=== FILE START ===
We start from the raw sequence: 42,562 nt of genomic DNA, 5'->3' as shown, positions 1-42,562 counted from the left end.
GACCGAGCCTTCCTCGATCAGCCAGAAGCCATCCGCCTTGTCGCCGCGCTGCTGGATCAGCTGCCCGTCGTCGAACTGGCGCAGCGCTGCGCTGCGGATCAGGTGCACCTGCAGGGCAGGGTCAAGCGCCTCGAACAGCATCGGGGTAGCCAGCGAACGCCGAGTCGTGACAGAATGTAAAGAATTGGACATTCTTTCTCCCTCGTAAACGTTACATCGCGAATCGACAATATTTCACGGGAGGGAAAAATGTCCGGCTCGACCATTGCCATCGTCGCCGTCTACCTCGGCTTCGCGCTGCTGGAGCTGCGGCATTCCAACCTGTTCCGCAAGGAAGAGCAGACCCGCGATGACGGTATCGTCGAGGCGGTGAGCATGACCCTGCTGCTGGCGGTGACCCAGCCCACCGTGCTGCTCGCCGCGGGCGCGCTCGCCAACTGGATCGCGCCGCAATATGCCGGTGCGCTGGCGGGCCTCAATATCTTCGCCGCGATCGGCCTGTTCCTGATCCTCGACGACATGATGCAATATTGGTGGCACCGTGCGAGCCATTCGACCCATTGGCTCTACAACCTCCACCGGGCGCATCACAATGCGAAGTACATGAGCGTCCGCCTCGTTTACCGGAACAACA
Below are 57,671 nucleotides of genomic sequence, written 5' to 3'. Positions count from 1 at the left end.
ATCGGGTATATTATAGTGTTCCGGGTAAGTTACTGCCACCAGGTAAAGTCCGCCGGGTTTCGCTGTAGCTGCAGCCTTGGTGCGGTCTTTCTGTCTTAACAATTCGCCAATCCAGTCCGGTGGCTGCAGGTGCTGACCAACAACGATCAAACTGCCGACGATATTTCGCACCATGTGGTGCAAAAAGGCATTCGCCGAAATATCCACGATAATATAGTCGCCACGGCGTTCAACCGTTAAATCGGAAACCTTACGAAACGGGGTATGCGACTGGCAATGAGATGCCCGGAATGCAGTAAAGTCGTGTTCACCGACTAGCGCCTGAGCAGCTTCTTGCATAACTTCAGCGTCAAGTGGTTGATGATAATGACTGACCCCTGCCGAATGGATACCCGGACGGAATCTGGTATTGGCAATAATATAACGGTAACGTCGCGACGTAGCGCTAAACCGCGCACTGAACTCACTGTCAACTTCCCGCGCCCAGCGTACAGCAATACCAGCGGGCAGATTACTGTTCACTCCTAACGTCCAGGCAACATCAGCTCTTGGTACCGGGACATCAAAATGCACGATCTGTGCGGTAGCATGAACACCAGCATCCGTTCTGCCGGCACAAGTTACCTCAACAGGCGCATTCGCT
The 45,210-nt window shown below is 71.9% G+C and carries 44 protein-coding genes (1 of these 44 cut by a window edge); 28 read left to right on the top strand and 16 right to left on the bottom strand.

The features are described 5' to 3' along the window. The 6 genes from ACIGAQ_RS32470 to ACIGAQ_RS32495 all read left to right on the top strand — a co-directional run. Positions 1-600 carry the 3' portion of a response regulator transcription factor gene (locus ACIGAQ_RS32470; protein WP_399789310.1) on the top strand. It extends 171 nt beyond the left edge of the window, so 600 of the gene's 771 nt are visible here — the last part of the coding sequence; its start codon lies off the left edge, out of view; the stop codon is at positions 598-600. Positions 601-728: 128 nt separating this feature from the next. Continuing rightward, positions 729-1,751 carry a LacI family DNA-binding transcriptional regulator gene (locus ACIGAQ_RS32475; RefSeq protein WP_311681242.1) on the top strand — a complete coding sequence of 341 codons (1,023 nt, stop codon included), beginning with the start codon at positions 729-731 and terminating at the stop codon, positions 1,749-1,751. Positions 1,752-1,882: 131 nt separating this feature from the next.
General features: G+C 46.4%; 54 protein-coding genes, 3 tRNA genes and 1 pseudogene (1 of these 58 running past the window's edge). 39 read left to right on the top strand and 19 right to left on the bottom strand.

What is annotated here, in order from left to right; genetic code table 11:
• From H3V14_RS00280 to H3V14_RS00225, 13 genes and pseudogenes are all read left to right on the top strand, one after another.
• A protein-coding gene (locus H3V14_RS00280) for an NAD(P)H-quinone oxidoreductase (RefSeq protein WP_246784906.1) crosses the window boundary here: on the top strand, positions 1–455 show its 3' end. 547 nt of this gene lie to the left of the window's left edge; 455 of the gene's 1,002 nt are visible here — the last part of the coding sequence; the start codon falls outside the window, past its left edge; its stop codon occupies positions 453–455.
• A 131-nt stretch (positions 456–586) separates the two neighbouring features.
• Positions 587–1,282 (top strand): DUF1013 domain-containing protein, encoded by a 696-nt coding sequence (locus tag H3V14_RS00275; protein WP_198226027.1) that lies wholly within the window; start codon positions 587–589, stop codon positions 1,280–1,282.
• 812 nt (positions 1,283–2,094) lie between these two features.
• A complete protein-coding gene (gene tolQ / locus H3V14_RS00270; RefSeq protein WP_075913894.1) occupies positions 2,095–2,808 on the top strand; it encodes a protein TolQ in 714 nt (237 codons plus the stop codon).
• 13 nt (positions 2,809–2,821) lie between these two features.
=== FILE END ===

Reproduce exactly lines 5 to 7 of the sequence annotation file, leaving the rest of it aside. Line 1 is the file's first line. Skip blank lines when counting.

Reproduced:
The 45,210-nt window shown below is 71.9% G+C and carries 44 protein-coding genes (1 of these 44 cut by a window edge); 28 read left to right on the top strand and 16 right to left on the bottom strand.

The features are described 5' to 3' along the window. The 6 genes from ACIGAQ_RS32470 to ACIGAQ_RS32495 all read left to right on the top strand — a co-directional run. Positions 1-600 carry the 3' portion of a response regulator transcription factor gene (locus ACIGAQ_RS32470; protein WP_399789310.1) on the top strand. It extends 171 nt beyond the left edge of the window, so 600 of the gene's 771 nt are visible here — the last part of the coding sequence; its start codon lies off the left edge, out of view; the stop codon is at positions 598-600. Positions 601-728: 128 nt separating this feature from the next. Continuing rightward, positions 729-1,751 carry a LacI family DNA-binding transcriptional regulator gene (locus ACIGAQ_RS32475; RefSeq protein WP_311681242.1) on the top strand — a complete coding sequence of 341 codons (1,023 nt, stop codon included), beginning with the start codon at positions 729-731 and terminating at the stop codon, positions 1,749-1,751. Positions 1,752-1,882: 131 nt separating this feature from the next.
General features: G+C 46.4%; 54 protein-coding genes, 3 tRNA genes and 1 pseudogene (1 of these 58 running past the window's edge). 39 read left to right on the top strand and 19 right to left on the bottom strand.